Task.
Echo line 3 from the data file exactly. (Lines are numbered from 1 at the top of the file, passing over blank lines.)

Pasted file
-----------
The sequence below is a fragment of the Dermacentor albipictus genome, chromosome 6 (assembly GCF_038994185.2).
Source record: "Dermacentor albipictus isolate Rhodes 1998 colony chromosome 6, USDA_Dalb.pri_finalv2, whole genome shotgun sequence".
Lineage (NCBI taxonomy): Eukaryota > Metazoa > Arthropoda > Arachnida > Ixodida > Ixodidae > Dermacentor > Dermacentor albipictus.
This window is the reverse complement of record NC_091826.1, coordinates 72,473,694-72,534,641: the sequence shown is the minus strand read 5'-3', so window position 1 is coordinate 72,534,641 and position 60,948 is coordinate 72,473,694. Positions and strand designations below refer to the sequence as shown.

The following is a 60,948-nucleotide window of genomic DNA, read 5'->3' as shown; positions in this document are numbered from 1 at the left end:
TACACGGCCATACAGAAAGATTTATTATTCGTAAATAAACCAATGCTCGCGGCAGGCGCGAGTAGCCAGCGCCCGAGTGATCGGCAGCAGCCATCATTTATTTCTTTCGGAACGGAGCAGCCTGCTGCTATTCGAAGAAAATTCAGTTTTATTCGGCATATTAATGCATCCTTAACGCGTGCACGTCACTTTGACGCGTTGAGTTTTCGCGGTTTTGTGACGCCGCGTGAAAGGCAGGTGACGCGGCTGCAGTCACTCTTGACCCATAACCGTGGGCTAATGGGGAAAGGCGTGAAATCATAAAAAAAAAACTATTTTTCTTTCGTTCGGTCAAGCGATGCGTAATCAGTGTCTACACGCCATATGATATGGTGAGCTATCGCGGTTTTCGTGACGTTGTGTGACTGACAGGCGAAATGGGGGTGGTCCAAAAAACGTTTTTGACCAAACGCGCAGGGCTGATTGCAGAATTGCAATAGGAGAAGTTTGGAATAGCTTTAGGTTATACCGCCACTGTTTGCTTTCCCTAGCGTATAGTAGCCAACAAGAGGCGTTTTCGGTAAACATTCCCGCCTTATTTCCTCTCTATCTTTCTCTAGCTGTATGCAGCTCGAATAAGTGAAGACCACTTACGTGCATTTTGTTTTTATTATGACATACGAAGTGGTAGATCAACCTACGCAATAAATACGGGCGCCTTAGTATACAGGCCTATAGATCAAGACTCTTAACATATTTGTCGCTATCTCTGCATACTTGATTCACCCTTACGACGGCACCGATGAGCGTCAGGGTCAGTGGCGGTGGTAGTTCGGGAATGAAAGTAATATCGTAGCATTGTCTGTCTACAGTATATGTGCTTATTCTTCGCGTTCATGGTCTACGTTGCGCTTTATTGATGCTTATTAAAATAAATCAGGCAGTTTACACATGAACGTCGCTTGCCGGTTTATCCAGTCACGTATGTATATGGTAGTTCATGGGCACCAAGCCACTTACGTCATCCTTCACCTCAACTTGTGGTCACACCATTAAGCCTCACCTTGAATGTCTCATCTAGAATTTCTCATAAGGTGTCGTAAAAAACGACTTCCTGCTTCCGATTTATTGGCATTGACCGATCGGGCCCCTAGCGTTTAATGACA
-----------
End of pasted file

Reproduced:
Lineage (NCBI taxonomy): Eukaryota > Metazoa > Arthropoda > Arachnida > Ixodida > Ixodidae > Dermacentor > Dermacentor albipictus.